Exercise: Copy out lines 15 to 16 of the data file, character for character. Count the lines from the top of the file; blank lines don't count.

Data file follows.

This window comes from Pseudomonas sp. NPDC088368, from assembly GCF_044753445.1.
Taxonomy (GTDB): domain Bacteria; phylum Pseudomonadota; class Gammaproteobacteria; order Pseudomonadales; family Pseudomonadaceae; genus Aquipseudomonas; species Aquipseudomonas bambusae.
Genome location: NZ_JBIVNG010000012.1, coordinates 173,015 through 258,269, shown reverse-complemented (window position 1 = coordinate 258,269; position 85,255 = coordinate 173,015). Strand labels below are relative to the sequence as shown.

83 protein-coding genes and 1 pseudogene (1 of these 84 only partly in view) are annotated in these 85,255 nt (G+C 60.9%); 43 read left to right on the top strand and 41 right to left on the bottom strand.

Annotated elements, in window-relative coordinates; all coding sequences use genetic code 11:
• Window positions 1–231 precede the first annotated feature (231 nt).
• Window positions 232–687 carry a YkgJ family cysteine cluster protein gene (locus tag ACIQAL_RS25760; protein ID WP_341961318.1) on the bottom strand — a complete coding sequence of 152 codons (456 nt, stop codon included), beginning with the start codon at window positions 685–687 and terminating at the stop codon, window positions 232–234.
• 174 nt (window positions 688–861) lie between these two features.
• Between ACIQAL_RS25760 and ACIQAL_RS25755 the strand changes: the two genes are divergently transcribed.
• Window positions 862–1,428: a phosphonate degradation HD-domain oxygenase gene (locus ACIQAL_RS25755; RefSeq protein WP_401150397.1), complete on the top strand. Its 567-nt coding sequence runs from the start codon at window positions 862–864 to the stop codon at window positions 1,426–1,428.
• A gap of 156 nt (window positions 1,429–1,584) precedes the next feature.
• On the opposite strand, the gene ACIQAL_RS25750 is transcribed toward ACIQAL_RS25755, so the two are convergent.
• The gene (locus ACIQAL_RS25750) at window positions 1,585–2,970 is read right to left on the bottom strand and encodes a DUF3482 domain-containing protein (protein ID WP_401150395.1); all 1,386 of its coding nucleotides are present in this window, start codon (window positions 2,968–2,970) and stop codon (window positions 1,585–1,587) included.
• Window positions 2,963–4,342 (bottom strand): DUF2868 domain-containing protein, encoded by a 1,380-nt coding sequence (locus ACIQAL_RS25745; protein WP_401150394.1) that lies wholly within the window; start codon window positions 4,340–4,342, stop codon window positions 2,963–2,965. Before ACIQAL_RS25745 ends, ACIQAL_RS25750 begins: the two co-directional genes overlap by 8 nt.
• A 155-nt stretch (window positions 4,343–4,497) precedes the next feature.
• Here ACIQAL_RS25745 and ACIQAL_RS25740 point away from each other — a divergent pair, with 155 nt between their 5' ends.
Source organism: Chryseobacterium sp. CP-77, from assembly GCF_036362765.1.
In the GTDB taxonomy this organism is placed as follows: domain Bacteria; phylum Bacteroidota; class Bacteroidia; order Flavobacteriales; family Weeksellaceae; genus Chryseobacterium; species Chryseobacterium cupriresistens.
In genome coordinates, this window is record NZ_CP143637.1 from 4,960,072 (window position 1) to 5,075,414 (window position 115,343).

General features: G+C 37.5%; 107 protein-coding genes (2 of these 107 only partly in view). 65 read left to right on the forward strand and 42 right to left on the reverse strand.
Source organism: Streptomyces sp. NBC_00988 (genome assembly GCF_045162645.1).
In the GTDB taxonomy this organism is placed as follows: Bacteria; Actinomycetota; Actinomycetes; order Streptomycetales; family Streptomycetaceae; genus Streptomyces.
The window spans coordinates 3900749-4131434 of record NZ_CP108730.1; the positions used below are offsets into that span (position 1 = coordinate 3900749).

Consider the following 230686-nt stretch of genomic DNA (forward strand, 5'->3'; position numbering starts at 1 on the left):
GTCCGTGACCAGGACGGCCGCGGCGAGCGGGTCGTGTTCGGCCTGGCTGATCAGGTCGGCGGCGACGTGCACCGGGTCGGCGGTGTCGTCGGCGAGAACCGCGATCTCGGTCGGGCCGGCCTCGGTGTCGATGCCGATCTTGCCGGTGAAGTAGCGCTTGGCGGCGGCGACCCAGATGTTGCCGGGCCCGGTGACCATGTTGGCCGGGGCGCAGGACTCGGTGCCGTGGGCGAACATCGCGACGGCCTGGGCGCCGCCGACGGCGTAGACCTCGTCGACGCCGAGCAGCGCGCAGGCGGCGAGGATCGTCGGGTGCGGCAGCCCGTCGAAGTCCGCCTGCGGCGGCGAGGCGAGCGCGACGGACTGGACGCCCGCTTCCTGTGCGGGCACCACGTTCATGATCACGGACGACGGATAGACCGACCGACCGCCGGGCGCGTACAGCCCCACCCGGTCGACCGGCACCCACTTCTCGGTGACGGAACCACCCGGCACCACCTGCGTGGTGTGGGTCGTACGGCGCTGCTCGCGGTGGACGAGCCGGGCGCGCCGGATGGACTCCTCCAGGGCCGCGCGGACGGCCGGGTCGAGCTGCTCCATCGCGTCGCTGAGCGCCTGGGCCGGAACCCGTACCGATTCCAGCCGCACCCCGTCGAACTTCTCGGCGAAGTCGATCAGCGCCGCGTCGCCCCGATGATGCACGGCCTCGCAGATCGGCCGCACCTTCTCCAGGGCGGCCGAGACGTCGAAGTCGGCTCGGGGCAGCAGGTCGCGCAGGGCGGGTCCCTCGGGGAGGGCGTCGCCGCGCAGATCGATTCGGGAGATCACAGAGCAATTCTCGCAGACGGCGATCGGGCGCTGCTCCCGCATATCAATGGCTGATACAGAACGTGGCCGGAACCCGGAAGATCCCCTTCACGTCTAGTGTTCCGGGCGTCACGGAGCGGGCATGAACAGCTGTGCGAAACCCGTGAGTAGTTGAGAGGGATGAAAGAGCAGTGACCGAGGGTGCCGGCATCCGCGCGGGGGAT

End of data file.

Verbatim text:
• A 155-nt stretch (window positions 4,343–4,497) precedes the next feature.
• Here ACIQAL_RS25745 and ACIQAL_RS25740 point away from each other — a divergent pair, with 155 nt between their 5' ends.